I just try to be there whenever they need someone. I've found it's better to let them come to you, instead of you going to them and asking them questions or something else along those lines. Just make sure they aren't becoming self-destructive, they're getting help if they need it, and to always be there for them no matter what.
You try to be there for them, and try to give them some support. Also, it's important to try and get them some professional help.
I make them think about all the good things in their life & that they have so many things to do yet.
Recommend them to a therapist or self-help sites and talk about what is bothering them. You can also make sure that they aren't going to harm themselves and give them a suicide hotline and 911 if you think they do.
Usually I just try to have them talk it out and tell them about coping mechanisms! Tell them all about different resources that I know about is helpful, too!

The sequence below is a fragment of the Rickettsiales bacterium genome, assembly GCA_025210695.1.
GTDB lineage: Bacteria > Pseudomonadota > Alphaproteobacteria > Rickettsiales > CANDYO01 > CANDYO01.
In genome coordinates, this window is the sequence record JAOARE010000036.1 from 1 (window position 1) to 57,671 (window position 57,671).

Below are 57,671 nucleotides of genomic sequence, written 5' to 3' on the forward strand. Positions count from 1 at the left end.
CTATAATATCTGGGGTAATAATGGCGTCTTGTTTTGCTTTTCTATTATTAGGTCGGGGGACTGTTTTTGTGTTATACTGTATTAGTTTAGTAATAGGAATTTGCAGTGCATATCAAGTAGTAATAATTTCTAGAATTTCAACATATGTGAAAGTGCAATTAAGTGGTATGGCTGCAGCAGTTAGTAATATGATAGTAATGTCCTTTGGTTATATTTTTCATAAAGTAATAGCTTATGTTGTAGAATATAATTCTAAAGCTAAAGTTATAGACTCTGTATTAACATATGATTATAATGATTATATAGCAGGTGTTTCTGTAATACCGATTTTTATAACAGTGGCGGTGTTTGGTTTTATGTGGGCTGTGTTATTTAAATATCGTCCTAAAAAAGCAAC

Get their mind of off the reason that is causing Depression. Keep them occupied, and eventually thy will get over their depression.
I think just being around them and caring for them is very powerful. Someone who has depression is in a difficult situation, but when they are alone, it can make them feel very empty and can worsen the effects dramatically.
Show him/her that you are there for support for whatever he/she needs, but also know that an individual with depression may back away to try to find space.
I would help them find out why, share my own experiences. Never lose hope. There is always someone that will help.